Connect with us
Advertisement

Patrick Van Rensburg (Part 2)

This week we continue our look at the life of Patrick van Rensburg (1931- 2017), with him as a young South African diplomat serving as Vice-Consul in Leopoldville (now Kinshasa), in the then Belgian Congo.

It was there that in in May of 1957, he broke ranks by resigning from the civil service in protest against the Apartheid policies of his government. At the time his Afrikaans surname added to the news value of his stance.

Back home Van Rensburg joined the Liberal Party, then a leading political organisation, alongside the by then banned Communists and Congress of Democrats, organising white South African opposition to Apartheid. In September 1958 he became the party’s organizing secretary in Transvaal.

Thereafter he was in the forefront with individuals like Patrick Duncan, in driving the organisation into an increasingly militant direction that culminated in its banning as well as the ultimate participation by some of its members in the emerging armed struggle.

Initially Van Rensburg focused on trying to turn young Afrikaners away from Apartheid. When in 1957 the ANC leader Albert Luthuli was banned for five years under the Suppression of Communism Act, he spearheaded a protest meeting at the steps of Johannesburg Library. Thereafter he frequently joined hands with ANC leaders such as Robert Resha in trying to organise Afrikaner students.

Van Rensburg moved to Britain in mid-1959 and became the “first director” of the campaign to boycott South African goods in Britain and the Netherlands which preceded the Anti-Apartheid Movement. The first edition of Boycott News carried the headline ‘A Direct Appeal from South Africa’. In November 1959 Patrick van Rensburg had written to Chief Lutuli asking him to send a statement calling ‘freshly and clearly’ for a boycott.

The Liberal Party had been split on the issue, but in November the Party’s National Committee passed a resolution approving the boycott ‘both here and overseas, as a legitimate political weapon’.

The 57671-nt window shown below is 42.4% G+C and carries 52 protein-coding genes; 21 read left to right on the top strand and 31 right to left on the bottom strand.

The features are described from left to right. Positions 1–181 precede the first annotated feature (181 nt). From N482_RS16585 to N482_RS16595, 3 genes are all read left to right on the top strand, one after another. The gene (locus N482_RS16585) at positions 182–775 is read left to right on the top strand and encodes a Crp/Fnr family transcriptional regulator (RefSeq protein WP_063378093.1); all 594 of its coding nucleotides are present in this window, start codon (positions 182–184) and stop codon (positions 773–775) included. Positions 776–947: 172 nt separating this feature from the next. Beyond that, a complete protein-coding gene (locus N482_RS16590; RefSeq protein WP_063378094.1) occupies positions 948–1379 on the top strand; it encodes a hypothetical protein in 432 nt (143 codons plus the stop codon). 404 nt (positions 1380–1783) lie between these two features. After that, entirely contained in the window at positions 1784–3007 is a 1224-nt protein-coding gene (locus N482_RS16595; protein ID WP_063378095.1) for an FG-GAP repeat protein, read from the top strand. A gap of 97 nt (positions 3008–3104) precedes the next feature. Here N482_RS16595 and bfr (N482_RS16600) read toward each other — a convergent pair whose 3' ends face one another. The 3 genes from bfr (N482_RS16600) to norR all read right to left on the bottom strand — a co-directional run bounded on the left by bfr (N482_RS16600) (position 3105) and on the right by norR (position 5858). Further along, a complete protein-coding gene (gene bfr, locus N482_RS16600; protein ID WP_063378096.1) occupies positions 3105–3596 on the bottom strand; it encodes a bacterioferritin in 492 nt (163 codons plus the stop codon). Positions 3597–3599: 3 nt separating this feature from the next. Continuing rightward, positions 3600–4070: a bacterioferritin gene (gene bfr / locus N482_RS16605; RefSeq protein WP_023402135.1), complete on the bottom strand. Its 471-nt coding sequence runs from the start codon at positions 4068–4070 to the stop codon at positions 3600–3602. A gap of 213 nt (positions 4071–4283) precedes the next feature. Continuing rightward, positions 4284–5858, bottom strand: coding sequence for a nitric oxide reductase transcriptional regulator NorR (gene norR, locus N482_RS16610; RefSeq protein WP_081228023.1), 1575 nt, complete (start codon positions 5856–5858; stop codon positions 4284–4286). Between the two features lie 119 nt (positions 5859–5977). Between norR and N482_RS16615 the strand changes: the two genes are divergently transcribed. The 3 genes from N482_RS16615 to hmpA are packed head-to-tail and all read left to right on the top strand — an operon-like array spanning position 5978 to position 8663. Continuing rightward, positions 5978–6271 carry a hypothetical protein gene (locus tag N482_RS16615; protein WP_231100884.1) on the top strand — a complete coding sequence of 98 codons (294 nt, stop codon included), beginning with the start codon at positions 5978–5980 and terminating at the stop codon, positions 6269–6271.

Thus the message carried in Boycott News was signed jointly by three ANC and Indian Congress leaders Lutuli and Dr G. M. Naicker, along with the Liberal Party National Chairman Peter Brown. It said that an economic boycott was one way in which the world at large could ‘bring home to the South African authorities that they must either mend their ways or suffer for them’.

Continue Reading

Builders of Botswana

Patrick Van Rensburg (Part 5)

28th July 2020

We left off at the end of September 1960 with arrangements having finally been made to allow a Ghana Airway’s flight to arrive at the then WENELA Francistown Aerodrome in order to evacuate Patrick Van Rensburg and eighteen other political refugees to Accra on a two day flight with stops in Elizabethville (Lubumbashi), Congo and Lagos, Nigeria.

After a brief stay in Accra, Van Rensburg was fortunate to get onward passage to London. There he once more became involved in the UK based Anti-Apartheid Movement, while further devoting much of his energy towards writing what would become his bestselling book “Guilty Land”, as an indictment of the Apartheid system.